Nassau drags its feet on releasing disparity study: Solages

Nassau drags its feet on releasing disparity study: Solages
Nassau County Legislator Carrié Solages calls upon Nassau County Executive Bruce A. Blakeman to release the results of the disparity study. (Courtesy of Nassau County Government)

Nassau County Legislator Carrié Solages (D-Valley Stream) sent a letter to Nassau County Executive Bruce Blakeman Jan. 29 imploring him to immediately release the results of Nassau County’s procurement disparity study.

Nassau and Suffolk County conducted a disparity study jointly to determine how many county contracts are being awarded to businesses owned by women, minorities and disabled veterans.

The study was set to begin in 2020, but due to the pandemic the start date was pushed to the summer of 2021. Both counties commissioned Mason Tillman Associates to conduct the study.

While Suffolk County released its final findings from the study Dec. 18, Nassau County has yet to release its portion of the study.

Nassau County has not completed a disparity study since 2003, according to Solages, ranking member of the Legislature’s Minority Affairs Committee.

“[Community members] have a right to know how the county contracting process works,” said Solages. “It is unfortunate that Suffolk County released their results and Nassau County is still in the dark.”

The Suffolk County results revealed that only about 1% of county dollars go to women, minority or disabled veteran business owners, according to the county. The study also found that more than 95% of professional service contracts went to businesses owned by white men between 2015 and 2019.

Following the release of the Suffolk County study findings, the Suffolk Legislature began pursuing corrective actions. Former Suffolk County Executive Steve Bellone, who served  until December 2023, announced the creation of a new task force in his last days in office.

This new task force focuses on maximizing participation of businesses owned by underrepresented groups in the county’s procurement process.

Bellone said the new unit’s goal is for 16% of Suffolk County contracts to go to businesses owned by women, minorities or disabled veterans.

New York State has a goal for MWBE state contracts. In 2014, then-Gov. Andrew Cuomo raised the goal to 30% of all state contracts going to MWBEs. In 2021, Gov. Kathy Hochul announced that New York State exceeded the target of awarding more than a third of state contracts to MWBEs.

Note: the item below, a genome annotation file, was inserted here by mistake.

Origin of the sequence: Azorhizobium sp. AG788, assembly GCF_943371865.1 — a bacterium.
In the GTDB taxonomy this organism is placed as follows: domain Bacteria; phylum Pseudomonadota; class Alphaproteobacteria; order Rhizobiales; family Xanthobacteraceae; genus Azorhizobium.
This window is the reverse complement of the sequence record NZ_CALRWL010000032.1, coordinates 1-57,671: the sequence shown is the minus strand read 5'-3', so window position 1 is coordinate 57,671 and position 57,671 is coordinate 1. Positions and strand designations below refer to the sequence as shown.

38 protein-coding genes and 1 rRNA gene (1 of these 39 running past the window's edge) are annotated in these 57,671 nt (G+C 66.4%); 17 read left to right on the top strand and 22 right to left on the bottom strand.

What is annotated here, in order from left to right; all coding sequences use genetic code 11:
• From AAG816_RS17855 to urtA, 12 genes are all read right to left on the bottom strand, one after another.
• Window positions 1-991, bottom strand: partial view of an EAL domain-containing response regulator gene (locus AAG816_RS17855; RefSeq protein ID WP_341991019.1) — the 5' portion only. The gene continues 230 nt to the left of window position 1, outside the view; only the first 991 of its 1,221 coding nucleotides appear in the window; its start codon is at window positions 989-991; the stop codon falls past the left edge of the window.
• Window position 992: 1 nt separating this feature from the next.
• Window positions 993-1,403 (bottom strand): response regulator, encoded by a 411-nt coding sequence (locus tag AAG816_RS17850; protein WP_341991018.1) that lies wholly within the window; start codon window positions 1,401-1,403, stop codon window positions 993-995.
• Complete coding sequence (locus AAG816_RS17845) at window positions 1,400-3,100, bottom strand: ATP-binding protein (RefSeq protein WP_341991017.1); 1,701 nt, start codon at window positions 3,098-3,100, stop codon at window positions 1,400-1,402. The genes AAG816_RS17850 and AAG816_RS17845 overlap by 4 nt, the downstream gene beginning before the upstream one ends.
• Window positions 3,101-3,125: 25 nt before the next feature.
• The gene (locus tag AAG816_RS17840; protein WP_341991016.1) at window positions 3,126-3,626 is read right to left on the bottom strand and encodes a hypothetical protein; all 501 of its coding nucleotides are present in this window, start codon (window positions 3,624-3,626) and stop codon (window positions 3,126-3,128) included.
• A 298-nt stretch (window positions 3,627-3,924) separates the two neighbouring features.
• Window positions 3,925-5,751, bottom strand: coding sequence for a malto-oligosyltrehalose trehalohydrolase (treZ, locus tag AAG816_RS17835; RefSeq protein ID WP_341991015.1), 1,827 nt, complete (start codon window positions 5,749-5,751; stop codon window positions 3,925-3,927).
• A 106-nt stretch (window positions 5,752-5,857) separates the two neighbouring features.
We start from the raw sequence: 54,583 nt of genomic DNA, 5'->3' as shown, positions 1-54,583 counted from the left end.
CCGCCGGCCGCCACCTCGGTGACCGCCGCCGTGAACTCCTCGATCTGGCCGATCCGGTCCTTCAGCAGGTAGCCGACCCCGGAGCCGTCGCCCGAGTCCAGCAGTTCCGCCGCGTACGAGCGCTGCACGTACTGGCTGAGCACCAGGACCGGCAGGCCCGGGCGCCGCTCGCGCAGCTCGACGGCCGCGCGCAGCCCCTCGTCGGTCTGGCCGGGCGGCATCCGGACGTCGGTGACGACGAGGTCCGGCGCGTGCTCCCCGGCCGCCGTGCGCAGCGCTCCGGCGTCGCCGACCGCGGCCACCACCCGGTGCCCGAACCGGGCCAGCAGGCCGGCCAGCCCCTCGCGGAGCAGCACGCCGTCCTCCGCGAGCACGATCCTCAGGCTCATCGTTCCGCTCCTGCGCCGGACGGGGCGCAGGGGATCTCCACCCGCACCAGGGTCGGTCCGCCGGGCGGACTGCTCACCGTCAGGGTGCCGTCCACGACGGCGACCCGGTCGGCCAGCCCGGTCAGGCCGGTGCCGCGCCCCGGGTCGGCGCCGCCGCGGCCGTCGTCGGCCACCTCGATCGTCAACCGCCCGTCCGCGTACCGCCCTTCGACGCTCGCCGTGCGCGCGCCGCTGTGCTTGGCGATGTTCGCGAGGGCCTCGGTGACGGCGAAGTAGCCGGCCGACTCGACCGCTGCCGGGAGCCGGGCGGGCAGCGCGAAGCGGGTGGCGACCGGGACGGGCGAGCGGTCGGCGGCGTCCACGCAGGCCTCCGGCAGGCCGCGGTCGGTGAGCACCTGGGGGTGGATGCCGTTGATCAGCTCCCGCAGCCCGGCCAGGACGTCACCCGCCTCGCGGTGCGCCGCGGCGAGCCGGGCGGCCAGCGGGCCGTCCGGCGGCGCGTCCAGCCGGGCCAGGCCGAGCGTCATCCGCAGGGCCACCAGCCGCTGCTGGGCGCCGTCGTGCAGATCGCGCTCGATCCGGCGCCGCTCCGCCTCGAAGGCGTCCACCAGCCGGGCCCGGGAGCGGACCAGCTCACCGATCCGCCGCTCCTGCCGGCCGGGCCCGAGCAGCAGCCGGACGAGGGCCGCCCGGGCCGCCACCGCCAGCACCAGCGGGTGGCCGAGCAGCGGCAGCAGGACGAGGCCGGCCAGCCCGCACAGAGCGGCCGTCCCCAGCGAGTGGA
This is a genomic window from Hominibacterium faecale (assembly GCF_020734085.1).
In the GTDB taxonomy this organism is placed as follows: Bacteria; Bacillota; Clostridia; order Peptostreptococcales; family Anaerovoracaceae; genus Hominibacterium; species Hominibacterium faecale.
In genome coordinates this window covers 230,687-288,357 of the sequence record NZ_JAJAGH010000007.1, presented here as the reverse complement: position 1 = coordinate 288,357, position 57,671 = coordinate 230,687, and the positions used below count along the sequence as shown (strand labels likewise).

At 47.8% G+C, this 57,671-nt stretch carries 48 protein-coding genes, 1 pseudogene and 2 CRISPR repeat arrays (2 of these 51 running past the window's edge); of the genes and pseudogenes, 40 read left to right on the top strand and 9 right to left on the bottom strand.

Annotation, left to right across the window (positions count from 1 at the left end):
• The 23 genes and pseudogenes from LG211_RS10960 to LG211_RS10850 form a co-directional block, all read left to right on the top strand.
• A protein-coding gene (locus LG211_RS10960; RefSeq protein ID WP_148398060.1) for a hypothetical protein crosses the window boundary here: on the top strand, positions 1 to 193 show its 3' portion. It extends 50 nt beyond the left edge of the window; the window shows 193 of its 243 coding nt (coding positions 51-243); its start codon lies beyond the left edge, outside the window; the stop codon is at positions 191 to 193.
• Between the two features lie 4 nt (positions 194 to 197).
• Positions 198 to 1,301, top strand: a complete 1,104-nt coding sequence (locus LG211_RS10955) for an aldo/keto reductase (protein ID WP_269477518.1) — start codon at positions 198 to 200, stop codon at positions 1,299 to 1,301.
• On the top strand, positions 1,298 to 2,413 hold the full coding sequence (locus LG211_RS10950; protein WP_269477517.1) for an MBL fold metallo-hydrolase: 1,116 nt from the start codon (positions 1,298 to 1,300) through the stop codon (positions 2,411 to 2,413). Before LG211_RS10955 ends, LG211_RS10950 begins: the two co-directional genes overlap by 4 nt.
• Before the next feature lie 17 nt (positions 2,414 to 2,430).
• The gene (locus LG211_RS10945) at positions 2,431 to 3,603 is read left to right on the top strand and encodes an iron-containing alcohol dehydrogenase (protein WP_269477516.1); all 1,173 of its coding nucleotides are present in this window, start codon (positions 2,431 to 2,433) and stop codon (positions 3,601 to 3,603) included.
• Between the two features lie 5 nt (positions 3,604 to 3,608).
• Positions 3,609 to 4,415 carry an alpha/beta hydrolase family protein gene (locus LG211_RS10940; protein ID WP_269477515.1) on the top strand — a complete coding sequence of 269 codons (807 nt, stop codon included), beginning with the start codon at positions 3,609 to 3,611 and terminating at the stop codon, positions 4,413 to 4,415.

Solages said that releasing the Nassau County study results is a matter of accountability. He is the son of Haitian immigrants and a Nassau County legislator representing New York’s 3rd Congressional District.

Solages believes the Nassau County results are being withheld by Blakeman. He said he expects the Nassau County study results to be similar to Suffolk County’s findings.

“Based upon information and belief, [Blakeman is withholding the results] because the results show that there is a complete lack of contracting in a manner that is equitable for all residents and community members in Nassau County,” said Solages. “It is not something we should be proud of.”

Solages called for the Nassau County results to be released in order to start addressing the lack of county contracts going to MWBEs. He supports the creation of a Nassau task force similar to the one developed by Bellone in Suffolk County and said it is important to set timelines and goals like the 30% benchmark put down by Cuomo.

“The fact that we’ve delayed releasing these results — it further increases the perception that Nassau County is not a place for all communities to do business in,” said Solages. “The aim of the disparity study is not to just say hey, gotcha! It’s to improve our society.”

The legislator is worried that minority and women-owned businesses will be discouraged from setting up shop in Nassau County, which he said can negatively affect the county’s gross domestic product.

Solages characterized local government leaders as “hypocritical” for not releasing the results of the study.

“For leaders to [say] Happy Black History Month. Oh, I believe in Dr. King … but not do anything about [the disparity issue] when they have the full capacity and power to do something about that — you tell me what you think that person who does that should be called,” Solages said. “You know, they always love our veterans, you know, would do anything for our veterans. Well, you’re not even giving them a fair shot in the county contracting process.”

Above all, Solages is concerned about the immediate release of the Nassau disparity study. He said people would commend Blakeman for making it public and are smart enough to know that the county executive is not responsible for the results.

Efforts to reach Blakeman were unavailing.

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